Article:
Disasters can bring out the extraordinary in all of us
“Perceptions” by Gerry Warner
The death toll from the 6.2 earthquake that hit the Italian agricultural town of Amatrice a week ago is close to 300 and the only thing known for sure is that it won’t be the last quake to hit Italy or much of the rest of the world as well.
However, one thing known for sure is no matter where the next quake strikes one of the first aid agencies on the scene will be ShelterBox Canada, part of the global ShelterBox network and an official partner of Rotary Canada.
And thank God for that!
It takes little imagination to picture what it must be like when a major tremor hits. I felt one in Vancouver once and even though it did no real damage the eeriest thing about it was the sound which was like a big truck or a train going by and I was in a noisy pub at the time.
In 2001, Spokane, Washington experienced an “earthquake storm,” some 75 tremblors from May to November and although damage was minor a woman who worked in a downtown tower told American Press, “We’ve felt every single one of them. The building doesn’t sway. It jumps.” Others talked about “booming sounds.”
Earthquake “storms” in nearby Spokane go to show quakes can happen almost anywhere and the day may well come when ShelterBox tents appear close to home especially the Lower Mainland where the “Big One” is a virtual certainty. That’s why as a Rotarian I chose to become involved in the ShelterBox disaster aid agency, and also being a cyclist, I will be riding in the Kootenay Rockies Gran Fondo Sept. 10 and taking pledges for the ShelterBox program.
As a retiree of a certain age, a septuagenarian actually, I will be riding in the 58 km “Piccolo” event, which runs from the St. Eugene Mission to Kimberley and back along the North Star Trail and any amount per km you want to pledge, or just a specific donation regardless of kilometers, will be gratefully accepted. Donations can be made online at: www.shelterboxcanada.org or by calling 1-855-875-4661 or by mailing a cheque made out to ShelterBox Canada at 159 Jane Street, Office 2, Toronto, Ontario M6S 3Y8. However you decide to do it, I’d greatly appreciate if you’d call me at (250) 489-3271 or email me at firstname.lastname@example.org so I can track the amount raised and give you a personal thank you and arrange a charitable receipt for all cheques of $20 or more.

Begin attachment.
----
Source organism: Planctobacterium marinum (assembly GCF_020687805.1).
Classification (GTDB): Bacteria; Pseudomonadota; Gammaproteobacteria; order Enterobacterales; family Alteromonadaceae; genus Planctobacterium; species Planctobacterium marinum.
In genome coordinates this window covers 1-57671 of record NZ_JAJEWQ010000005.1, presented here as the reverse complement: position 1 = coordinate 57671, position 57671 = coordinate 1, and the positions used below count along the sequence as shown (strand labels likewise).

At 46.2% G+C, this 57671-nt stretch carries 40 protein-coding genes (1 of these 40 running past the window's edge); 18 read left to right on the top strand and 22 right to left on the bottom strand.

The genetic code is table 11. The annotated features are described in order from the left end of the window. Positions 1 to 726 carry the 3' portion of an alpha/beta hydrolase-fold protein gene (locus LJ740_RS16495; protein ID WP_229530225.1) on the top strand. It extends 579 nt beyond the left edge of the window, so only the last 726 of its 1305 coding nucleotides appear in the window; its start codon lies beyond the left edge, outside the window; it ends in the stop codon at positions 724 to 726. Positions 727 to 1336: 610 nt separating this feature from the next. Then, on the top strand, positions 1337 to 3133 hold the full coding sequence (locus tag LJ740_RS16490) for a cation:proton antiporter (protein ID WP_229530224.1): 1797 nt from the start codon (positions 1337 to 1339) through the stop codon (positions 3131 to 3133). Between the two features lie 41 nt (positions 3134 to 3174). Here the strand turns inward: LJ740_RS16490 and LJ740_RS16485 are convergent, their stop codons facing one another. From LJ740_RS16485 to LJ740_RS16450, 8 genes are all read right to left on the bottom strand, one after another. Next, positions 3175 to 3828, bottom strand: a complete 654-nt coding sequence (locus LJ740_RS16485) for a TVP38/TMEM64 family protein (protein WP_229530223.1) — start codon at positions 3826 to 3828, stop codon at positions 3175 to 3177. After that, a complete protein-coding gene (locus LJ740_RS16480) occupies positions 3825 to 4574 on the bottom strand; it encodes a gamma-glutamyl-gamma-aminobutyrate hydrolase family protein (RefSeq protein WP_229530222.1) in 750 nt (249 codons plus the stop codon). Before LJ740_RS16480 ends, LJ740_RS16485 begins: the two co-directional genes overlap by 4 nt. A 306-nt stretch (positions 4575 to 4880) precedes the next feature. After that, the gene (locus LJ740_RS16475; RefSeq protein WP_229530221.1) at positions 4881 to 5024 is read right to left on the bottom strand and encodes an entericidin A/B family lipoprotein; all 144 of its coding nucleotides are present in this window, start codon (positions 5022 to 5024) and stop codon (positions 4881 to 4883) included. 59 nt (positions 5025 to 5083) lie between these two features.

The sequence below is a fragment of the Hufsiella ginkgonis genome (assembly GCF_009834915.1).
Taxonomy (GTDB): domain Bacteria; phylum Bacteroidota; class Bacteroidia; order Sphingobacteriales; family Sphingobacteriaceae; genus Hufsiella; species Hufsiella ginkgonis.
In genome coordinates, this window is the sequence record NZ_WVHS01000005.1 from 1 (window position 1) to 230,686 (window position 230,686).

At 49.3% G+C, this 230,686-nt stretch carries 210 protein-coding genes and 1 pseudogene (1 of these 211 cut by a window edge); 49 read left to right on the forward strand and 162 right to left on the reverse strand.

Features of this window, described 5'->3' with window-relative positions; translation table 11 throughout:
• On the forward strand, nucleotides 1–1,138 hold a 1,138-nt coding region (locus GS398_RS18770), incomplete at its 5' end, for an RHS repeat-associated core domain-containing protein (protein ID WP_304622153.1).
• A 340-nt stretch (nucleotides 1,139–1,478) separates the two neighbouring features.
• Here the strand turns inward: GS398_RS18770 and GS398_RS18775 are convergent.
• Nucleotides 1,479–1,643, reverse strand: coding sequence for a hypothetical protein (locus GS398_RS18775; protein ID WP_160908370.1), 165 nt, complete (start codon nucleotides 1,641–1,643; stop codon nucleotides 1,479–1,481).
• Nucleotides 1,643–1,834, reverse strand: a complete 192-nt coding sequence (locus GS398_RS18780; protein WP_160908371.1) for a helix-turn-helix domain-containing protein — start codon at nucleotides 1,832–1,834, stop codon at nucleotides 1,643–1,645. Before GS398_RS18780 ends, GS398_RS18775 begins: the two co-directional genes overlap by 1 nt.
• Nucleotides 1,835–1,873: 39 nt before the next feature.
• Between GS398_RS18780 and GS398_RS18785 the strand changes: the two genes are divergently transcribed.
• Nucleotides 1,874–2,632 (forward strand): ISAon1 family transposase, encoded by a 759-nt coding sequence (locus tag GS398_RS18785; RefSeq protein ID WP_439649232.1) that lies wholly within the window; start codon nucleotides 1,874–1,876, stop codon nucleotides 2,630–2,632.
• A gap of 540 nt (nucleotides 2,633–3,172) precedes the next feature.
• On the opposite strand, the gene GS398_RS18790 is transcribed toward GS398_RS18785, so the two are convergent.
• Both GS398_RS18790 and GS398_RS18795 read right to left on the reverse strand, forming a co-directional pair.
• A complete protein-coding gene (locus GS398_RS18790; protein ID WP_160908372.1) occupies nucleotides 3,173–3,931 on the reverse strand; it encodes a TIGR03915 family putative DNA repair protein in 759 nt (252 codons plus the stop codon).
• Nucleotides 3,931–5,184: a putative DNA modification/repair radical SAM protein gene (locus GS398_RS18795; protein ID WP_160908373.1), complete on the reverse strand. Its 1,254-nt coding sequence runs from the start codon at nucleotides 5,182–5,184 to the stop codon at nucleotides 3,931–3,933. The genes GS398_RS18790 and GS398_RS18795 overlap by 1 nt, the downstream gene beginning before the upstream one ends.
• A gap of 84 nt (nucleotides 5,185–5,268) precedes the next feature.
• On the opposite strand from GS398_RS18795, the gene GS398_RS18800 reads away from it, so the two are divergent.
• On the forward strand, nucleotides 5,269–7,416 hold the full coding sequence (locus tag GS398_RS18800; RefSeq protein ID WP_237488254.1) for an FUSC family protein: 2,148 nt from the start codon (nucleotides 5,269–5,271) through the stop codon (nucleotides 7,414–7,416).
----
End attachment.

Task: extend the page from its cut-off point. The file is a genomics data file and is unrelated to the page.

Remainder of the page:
I feel strongly about this because many of the natural disasters that plague humankind – be they earthquakes, floods, hurricanes or landslides – happen in Third World countries where search and rescue teams are sparse or non-existent and infrastructure so limited that often more people die in the aftermath of the disaster than the catastrophe itself.
Fire and disease are two of the biggest post-disaster killers because drinking water gets contaminated or is unobtainable and fire crews, if any, can do little without water. In the great 8.2 magnitude San Francisco quake of 1906 more than 700 died and 225,000 were left homeless out of a total population of 400,000. Property damage in 1906 dollars was over $400 million, which would be many billions in today’s dollars.
This is why ShelterBox tents that can sleep up to 10 and the supplies that come with them – portable stoves, cooking utensils, tools, blankets, water purification tablets and even activity kits for children – are so valuable in the immediate aftermath of a quake. Like the so-called “Golden Hour” paramedics have to save the life of a trauma victim there’s a limited period of time in which to save disaster victims before the odds of them surviving plummet.
“Bad things happen in the world, like war, natural disasters, disease, but out of these situations arise stories of ordinary people doing extraordinary things,” says former CNN news anchor Daryn Kagan, who covered many disaster stories.
That’s what ShelterBox supporters are – ordinary people doing extraordinary things. And you can be one.
Gerry Warner is a retired journalist and a member of the Cranbrook Sunrise Rotary Club, an official partner of ShelterBox Canada.